Gunpowder, treason and plot- the planned mass murder of a king and his Government may have been cooked up in the Cotswolds.
Once again, it’ll soon be that time where the skies are lit up with the flashes and glows of fireworks and bonfires, to remember the infamous night that Guy Fawkes attempted to obliterate parliament.
Thirteen radical Catholics plotted to blow up the houses of Parliament, but who was the real mastermind behind this planned massacre?
Guy Fawkes joined the group of extremists whos leader was Robert Catesby. Their plan was to eradicate King James I as they wanted a Catholic to be sat on the throne.
The crime was planned to take place in September 1604, but due to the plague parliament was shut meaning they had to post-pone.
Although it was Guy Fawkes who was found with the 36 barrels underneath the building, Robert Catesby lead the rebellion.
Catesby was also once the owner of The Chastleton estate in the Cotswolds.
Previous to the planned attack, Catesby’s mother was living in the house. It was in the early part of 1605 when Robert Catesby stayed in the house with his cohorts.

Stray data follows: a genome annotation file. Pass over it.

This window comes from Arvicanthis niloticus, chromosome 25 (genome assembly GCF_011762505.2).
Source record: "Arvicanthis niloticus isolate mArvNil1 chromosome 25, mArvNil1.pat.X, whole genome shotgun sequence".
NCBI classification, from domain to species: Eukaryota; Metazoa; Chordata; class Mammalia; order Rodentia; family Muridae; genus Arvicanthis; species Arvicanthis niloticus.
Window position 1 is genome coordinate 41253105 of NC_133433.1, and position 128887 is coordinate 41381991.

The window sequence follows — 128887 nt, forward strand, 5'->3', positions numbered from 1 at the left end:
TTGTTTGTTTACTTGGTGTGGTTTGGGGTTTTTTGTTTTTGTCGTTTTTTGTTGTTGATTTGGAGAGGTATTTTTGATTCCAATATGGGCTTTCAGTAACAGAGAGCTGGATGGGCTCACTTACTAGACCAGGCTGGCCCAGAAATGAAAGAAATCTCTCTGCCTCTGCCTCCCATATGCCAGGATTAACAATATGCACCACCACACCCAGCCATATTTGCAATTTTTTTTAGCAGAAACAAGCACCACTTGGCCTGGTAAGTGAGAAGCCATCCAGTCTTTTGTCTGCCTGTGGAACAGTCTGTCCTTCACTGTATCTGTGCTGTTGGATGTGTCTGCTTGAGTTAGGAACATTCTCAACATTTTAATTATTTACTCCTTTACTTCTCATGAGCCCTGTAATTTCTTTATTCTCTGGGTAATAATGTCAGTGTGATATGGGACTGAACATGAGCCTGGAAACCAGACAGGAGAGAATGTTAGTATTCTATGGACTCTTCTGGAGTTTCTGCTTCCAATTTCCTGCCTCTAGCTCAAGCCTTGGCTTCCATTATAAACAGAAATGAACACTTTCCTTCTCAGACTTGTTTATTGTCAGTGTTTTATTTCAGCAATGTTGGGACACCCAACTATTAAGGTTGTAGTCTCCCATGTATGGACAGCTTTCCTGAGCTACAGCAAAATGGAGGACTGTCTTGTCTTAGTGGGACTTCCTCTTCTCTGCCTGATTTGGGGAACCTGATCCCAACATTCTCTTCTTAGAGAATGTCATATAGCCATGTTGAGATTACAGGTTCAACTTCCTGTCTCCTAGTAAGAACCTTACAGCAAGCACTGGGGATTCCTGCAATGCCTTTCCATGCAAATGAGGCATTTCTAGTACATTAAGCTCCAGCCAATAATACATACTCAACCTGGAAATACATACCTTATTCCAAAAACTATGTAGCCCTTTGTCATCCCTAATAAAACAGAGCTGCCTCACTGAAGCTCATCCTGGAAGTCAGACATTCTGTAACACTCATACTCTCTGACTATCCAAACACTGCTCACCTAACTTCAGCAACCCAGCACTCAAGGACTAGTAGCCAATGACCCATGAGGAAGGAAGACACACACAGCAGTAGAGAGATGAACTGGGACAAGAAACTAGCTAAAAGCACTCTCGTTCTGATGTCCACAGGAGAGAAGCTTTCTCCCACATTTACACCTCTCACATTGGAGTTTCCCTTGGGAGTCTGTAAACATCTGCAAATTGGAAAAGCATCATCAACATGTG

This is what leads some to think that plan to demolish parliament on the 5th of November 1605, may have been hatched among the beautiful landscape of the Cotswolds.
Robert Catesby died on the 8th of November 1605. After fleeing London, the police caught up with him and he died of a gunshot wound whilst fighting the authorities.
Attempts were made to save his life for information and to be brought to trial, but he succumbed to his injuries. He was decapitated and it is said that his head was put on display on the building of the House of commons.
After the death of Robert Catesby, the house was bought by Walter Jones who had a career in law. Sometime between 1607 and 1612, Jones tore the house down and built the mansion that stands there today. The property stayed in his family for 400 years.
The estate is now owned by the National Trust.